How we celebrated Christmas in the Seventies…

How we celebrated Christmas in the Seventies in Sri Lanka was a whole lot different as to what it is today.

It was still an old fashioned Christmas with red cement floors polished to gleam and shine. It was a nostalgic Christmas with Christmas cake made with love and care.

The ingredients for the cake were bought , along with the Christmas gifts from the Main Street Fort.

The Main Street in Fort bustles with shoppers even now – Christmas in the Seventies saw crowds throng there, eager to buy Christmas gifts and everything else that was needed to celebrate.

Walking along the decorated street also meant checking out the street vendors with their Christmas decorations and a million of other small items for sale.

It was an experience worth savouring.

The Christmas shopping trip started at the top of the Main Street, at the Khan Clock Tower – it would slowly wind down the heavily congested street – with pauses for short eats and iced coffee and later in the day, a biriyani feast at Pilawoos once the shopping is done.

The biriyani used to come packed into a saucer, with the boiled egg in the centre.

The shopping trip entailed a must-visit stops – there were the saree shops, the homeware shops and everything else in between.

Back home, the rush was to get the cake ingredients cut and sorted. Curtains were sent to the cleaners or replaced with new ones.

The seasonal rush, the feeling of unmistakable celebrations stayed with you – you could close your eyes and hear the Family Requests on SLBC, Christmas music wafting through the air, the smell of fresh red polish on the floor and the fragrance of cake baking in the oven.

Not everyone had ovens. Some baked their own while others gave their cakes to the baker down the street for baking.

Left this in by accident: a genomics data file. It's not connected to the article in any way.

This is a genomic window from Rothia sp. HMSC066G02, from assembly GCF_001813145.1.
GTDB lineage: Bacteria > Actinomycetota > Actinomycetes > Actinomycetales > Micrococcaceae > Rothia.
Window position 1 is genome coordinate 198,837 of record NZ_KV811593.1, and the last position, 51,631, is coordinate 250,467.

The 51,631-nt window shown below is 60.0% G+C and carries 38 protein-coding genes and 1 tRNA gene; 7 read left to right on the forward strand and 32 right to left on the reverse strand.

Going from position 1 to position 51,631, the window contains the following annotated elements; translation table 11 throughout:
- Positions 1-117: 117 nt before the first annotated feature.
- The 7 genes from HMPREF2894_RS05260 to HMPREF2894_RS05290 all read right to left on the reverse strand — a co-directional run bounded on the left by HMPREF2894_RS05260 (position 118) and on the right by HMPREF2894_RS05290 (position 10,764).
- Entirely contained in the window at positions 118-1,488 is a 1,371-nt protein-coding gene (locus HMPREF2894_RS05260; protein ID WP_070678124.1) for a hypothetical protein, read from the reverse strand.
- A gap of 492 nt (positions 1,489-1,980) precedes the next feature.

The Christmas meals were special – the chicken had to be bought fresh, the pork marinaded and the freshest eggs chosen.

The best part of childhood was decorating the tree. The trinkets were not very sophisticated but still, enthralling to every child’s eyes.

The trees were usually bought on the road or store bought. Lovingly set up in the living room, the children would gather around to decorate it while carols serenaded everyone involved.

Christmas music was special too. There were carols being sung as they went on their rounds, the soothing music of the Season reminding you of the Birth of The Saviour.

The new clothes had to be made – very few were bought at the time – which meant you had to start early on, buying the cloth, choosing the pattern etc. The sewing ladies were kept busy and usually had many pattern books from which the customers chose designs that were considered trendy at the time.

Christmas of the Seventies remain special in the minds of those of us who grew up during the Seventies – we had no technology as do the kids of today but we had fun.

We had the warmth and joy of celebrating together, simple pleasures of life that were marked by fellowship and camaraderie.



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